1911 Encyclopædia Britannica/Aḥmad ibn Ḥanbal
|←Ahithophel||1911 Encyclopædia Britannica, Volume 1
Aḥmad ibn Ḥanbal
|See also Ahmad ibn Hanbal on Wikipedia; and our 1911 Encyclopædia Britannica disclaimer.|
Aḥmad ibn Ḥanbal (780-855), the founder, involuntarily and after his death, of the Ḥanbalite school of canon law, was born at Bagdad in A.H. 164 (A.D. 780) of parents from Merv but of Arab stock. He studied the Koran and its traditions (hadīth, sunna) there and on a student journey through Mesopotamia, Arabia and Syria. After his return to Bagdad he studied under ash-Shāfī‛i between 195 and 198, and became, for his life, a devoted Shāfi-‛ite. But his position in both theology and law was more narrowly traditional than that of ash-Shāfī‛i; he rejected all reasoning, whether orthodox or heretical in its conclusions, and stood for acceptance on tradition (naql) only from the Fathers. (See further on this, Mahommedan Religion and Mahommedan Law.) In consequence, when al-Ma’mūn and, after him, al-Mo‛tasim and al-Wāthiq tried to force upon the people the rationalistic Mo‛tazilite doctrine that the Koran was created, Ibn Ḥanbal, the most prominent and popular theologian who stood for the old view, suffered with others grievous imprisonment and scourging. In 234, under al-Motawakkil, the Koran was finally decreed uncreated, and Ibn Ḥanbal, who had come through this trial better than any of the other theologians, enjoyed an immense popularity with the mass of the people as a saint, confessor and ascetic. He died at Bagdad in 241 (A.D. 855) and was buried there. There was much popular excitement at his funeral, and his tomb was known and visited until at least the 14th century A.D.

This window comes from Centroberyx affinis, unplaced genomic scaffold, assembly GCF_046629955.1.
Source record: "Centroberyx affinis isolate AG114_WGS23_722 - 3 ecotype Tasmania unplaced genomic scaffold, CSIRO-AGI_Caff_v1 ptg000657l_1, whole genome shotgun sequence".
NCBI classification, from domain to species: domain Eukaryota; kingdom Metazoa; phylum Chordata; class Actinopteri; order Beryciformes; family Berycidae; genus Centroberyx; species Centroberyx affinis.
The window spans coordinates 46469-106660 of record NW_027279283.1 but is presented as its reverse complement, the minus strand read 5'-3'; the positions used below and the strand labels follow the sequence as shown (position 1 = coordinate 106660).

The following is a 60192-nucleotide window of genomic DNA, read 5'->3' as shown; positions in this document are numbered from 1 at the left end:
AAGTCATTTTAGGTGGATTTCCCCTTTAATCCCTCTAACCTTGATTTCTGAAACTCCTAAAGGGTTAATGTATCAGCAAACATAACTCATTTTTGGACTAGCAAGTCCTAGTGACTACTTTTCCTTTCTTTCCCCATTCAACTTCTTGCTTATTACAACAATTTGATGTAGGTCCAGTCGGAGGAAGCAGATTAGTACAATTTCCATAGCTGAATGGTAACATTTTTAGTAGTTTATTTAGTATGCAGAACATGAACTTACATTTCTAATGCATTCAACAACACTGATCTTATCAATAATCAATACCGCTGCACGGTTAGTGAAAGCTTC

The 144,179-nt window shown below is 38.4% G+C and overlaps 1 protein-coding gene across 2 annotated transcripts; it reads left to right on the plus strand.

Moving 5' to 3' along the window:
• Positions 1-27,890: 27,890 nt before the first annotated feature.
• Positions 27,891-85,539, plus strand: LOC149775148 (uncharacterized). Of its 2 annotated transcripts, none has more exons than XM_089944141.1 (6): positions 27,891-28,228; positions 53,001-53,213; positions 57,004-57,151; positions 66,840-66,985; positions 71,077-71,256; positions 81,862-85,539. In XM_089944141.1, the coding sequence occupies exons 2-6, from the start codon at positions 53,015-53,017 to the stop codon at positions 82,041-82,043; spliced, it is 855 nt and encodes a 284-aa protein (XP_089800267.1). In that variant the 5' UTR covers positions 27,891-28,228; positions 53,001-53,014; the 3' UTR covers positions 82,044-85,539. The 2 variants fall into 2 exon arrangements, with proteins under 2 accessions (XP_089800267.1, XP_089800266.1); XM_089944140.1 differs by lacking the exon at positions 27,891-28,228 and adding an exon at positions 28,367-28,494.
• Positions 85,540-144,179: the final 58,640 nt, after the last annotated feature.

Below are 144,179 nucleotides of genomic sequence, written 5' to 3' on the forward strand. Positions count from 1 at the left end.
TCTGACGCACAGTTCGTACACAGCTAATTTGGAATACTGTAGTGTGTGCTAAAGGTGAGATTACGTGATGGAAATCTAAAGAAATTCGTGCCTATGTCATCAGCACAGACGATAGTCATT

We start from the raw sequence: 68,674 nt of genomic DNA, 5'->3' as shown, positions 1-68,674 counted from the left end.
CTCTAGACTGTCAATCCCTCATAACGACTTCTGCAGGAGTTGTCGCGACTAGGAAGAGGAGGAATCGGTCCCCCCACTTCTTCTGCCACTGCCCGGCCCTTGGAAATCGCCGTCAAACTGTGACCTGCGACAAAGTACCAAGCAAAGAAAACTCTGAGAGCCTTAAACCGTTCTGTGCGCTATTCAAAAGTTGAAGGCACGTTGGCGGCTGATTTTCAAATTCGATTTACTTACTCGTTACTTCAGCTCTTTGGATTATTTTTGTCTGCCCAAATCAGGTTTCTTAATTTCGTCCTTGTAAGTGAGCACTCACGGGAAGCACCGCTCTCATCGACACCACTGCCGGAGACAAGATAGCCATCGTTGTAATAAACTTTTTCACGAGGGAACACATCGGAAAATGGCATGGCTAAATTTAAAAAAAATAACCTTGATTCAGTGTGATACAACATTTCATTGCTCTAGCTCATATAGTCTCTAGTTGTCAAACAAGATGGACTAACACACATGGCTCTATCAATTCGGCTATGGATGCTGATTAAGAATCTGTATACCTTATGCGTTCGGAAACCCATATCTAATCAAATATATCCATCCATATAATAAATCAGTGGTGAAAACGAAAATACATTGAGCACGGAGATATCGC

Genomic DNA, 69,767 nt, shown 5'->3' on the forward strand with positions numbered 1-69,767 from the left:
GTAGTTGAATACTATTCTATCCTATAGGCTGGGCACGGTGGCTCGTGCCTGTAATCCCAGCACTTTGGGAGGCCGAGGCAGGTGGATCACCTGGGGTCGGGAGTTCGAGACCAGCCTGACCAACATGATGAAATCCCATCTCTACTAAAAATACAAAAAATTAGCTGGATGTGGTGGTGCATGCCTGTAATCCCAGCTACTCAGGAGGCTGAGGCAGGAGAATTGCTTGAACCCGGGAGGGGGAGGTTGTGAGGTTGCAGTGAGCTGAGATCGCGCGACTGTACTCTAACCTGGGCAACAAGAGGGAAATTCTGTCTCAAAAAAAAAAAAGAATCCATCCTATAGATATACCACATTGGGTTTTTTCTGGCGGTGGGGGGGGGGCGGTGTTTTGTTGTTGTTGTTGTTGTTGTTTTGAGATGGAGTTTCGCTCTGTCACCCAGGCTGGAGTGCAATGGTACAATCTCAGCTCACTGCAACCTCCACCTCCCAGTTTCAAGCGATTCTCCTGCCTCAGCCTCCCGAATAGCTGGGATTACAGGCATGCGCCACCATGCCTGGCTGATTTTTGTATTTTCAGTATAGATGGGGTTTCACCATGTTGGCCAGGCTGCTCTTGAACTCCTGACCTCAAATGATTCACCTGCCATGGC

On his great work, the Musnad, a collection of some thirty thousand selected traditions, see Goldzther in ZDMG, l. 463 ff. For his life and works generally see W. M. Patten, Ahmed ibn Hanbal and the Mihna; C. Brockelmann, Geschichte der Arab. Lit. i. 181 ff.; F. Wüstenfeld, Schäfi'iten, 55 ff.; M`G. de Slane's transl. of Ibn Khallikan, i. 44 ff.; Macdonald, Development of Muslim Theology, 110, 157, index. (D. B. Ma.)